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I saw this project of a linear power supply, and I couldn't understand how the output can deliver 4 amps assuming maximum current of the transformer of 4 amps before the voltage starts to drop.

I understand that 4 amps(RMS) can deliver 5.5 amps peak, but still, from my experience when the filtered output is close to the AC peak voltage (which is here), we assume that the transformer's current is twice the load current or more, because of the short duration in which the transformer's voltage is larger, right?

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Just a few points for clarity. The transformer's voltage will drop if any load at all is added. The rated current is the current at which the transformer will give it's rated voltage output. For instance, I recently bought a +/-12v center tap transformer to build a benchtop power supply and it actually has a no-load voltage of 36V.

Second, be aware that RMS voltage and current do not represent the same energy delivery as an equal voltage DC. An equal RMS voltage means that the circuit will produce equivalent ohmic heating(power loss) to that voltage in DC.

From that fellow's project, it doesn't seem to be clear whether he has tested his PSU at 30V and 4A continuous. There is a chance that running it continuously would burn out the transformer. That being said, a transformer's durability ratings relate to not going over the insulation thresholds and not running at a current that will cause it to overheat. It is quite possible that the PSU exceeds the rated load of the transformer, but not the safety margins, whatever they are, built into the transformer, and as a result, runs at greater than it's rated load. He is also using a fan in his case, which may be keeping the transformer cool enough not to thermally cascade, the same as you can run greater than AWG rated current on just a copper wire so long as you cool it well enough, and have to derate it (consider it to be able to carry less current) when it will be exposed to higher ambient temperatures.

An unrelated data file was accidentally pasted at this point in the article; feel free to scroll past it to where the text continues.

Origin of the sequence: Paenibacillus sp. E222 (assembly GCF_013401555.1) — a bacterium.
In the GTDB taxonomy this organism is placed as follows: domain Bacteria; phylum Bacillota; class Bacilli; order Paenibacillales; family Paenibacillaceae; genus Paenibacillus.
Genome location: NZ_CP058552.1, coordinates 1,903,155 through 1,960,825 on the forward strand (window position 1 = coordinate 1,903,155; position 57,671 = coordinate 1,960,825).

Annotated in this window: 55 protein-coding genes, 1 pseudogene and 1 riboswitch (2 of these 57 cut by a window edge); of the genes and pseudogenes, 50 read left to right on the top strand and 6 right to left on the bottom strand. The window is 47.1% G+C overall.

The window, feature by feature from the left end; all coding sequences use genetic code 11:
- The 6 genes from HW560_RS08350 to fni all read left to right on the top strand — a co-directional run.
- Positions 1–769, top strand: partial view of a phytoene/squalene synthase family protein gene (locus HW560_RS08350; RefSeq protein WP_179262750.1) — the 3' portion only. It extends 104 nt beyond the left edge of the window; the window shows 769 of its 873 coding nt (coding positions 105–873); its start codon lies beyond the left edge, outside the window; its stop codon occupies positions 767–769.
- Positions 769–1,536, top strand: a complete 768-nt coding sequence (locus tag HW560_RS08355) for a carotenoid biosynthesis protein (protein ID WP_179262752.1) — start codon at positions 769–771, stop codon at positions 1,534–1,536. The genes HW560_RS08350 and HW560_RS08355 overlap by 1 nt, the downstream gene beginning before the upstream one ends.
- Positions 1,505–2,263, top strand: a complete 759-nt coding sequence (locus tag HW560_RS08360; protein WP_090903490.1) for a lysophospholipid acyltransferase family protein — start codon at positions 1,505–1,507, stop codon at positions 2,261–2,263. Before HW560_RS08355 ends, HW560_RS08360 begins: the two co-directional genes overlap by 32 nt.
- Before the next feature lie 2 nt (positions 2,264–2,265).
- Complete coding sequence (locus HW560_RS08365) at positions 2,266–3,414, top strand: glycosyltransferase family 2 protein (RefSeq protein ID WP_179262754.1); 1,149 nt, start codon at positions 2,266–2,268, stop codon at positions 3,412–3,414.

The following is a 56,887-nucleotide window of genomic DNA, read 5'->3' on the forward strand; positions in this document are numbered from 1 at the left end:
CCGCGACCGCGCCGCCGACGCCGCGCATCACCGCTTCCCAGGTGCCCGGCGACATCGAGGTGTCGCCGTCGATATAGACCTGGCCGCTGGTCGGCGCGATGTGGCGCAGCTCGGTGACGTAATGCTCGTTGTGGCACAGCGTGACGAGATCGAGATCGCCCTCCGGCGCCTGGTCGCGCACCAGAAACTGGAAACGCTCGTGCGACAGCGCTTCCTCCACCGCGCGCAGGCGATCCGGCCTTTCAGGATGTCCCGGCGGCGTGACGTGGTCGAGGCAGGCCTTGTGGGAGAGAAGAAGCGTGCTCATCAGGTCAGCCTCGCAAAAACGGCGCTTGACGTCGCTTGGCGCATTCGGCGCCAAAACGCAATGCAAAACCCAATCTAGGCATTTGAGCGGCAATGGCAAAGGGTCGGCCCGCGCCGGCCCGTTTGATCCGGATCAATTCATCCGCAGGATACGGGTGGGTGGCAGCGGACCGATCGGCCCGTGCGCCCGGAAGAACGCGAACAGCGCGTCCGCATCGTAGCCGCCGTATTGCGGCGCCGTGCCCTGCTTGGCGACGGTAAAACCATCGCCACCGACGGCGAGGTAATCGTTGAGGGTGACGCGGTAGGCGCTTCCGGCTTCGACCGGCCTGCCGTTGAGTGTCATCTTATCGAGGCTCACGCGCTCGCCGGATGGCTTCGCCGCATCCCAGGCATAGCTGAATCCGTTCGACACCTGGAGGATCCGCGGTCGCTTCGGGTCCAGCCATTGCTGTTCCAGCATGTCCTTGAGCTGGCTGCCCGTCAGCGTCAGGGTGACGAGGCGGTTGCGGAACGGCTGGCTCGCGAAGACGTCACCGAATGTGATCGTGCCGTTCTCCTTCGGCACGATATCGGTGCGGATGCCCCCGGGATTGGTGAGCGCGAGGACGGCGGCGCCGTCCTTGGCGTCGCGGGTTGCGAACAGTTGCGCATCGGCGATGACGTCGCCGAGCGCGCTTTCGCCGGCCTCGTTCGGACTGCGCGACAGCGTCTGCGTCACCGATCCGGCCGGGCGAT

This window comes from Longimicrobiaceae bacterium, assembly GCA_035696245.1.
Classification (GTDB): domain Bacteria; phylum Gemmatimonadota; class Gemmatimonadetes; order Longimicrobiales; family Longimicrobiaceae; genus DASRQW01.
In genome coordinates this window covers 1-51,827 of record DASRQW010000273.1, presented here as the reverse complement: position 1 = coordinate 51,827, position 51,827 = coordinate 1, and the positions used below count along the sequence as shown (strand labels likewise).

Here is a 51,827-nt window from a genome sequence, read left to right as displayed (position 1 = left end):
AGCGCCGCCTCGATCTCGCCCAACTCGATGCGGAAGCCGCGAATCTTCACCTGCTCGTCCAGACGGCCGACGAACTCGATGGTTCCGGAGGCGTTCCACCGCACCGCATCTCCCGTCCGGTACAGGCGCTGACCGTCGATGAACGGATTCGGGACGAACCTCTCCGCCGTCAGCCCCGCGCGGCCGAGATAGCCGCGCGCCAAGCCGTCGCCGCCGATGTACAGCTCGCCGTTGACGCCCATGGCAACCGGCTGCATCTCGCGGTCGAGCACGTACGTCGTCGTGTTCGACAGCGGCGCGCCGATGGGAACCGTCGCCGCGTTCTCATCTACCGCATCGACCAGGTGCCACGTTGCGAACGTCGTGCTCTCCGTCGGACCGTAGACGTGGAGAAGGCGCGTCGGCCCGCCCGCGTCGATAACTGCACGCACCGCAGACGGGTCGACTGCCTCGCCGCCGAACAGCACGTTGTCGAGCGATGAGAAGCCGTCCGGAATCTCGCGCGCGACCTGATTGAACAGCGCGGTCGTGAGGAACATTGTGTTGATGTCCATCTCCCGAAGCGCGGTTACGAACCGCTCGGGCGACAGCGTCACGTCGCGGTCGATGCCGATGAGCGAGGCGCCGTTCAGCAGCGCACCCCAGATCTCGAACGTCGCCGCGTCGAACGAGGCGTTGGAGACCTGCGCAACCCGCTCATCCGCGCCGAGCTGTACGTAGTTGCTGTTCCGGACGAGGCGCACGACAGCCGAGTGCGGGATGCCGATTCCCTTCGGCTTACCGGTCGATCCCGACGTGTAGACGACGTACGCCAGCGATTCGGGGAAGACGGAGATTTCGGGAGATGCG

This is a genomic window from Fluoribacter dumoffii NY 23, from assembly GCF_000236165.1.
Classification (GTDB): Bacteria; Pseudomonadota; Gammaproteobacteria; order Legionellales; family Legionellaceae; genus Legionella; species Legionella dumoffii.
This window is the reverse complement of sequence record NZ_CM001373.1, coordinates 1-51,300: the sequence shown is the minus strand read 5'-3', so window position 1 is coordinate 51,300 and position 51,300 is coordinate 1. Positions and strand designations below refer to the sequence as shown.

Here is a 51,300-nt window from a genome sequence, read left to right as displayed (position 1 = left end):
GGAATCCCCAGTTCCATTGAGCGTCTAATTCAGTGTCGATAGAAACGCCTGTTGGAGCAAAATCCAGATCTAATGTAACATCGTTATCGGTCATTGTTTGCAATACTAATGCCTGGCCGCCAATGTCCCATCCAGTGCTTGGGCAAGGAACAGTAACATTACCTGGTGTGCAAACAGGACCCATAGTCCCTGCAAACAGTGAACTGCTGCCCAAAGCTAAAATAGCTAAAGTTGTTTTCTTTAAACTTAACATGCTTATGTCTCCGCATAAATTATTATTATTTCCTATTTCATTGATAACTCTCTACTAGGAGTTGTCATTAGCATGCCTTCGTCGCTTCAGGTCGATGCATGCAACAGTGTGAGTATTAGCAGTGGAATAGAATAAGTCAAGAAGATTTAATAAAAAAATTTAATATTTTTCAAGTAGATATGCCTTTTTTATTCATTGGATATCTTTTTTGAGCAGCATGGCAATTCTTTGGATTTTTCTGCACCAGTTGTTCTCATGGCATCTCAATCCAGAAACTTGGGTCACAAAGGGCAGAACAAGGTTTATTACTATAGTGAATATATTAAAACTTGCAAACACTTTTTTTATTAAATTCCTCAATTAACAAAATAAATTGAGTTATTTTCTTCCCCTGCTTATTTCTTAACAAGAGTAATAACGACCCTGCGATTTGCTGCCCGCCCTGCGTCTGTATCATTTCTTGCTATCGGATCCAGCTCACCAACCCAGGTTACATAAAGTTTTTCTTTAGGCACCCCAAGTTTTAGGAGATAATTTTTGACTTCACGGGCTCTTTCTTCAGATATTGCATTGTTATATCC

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  • \$\begingroup\$ Well, the story behind the question is: I wanted to build a power supply, so I got a 24V-3A transformer, given that I'll need 23V at the regulator + 2V across the diodes, that leaves me with 7V (ripple and voltage drop under loading), right ?. \$\endgroup\$ – M RK Jul 27 '18 at 14:55
  • \$\begingroup\$ The supply should deliver 1.5A, but after testing it with a resistive load, the voltage after the caps dropped to 19V at only 1A, apparently the current spikes reached 3A+ and loaded the transformer enough to drop the voltage to 20V ac, so, this is what I couldn't understand, especially that I see circuits that uses 3A transformer to give 3A out, wouldn't they at least need a 6A trans. ? \$\endgroup\$ – M RK Jul 27 '18 at 15:05
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Those assumptions are incorrect.

VA output of linear transformer must be derated at least 20% into bridge cap linear supply because charge current is much greater than load current at low duty cycle and losses are quadratic.

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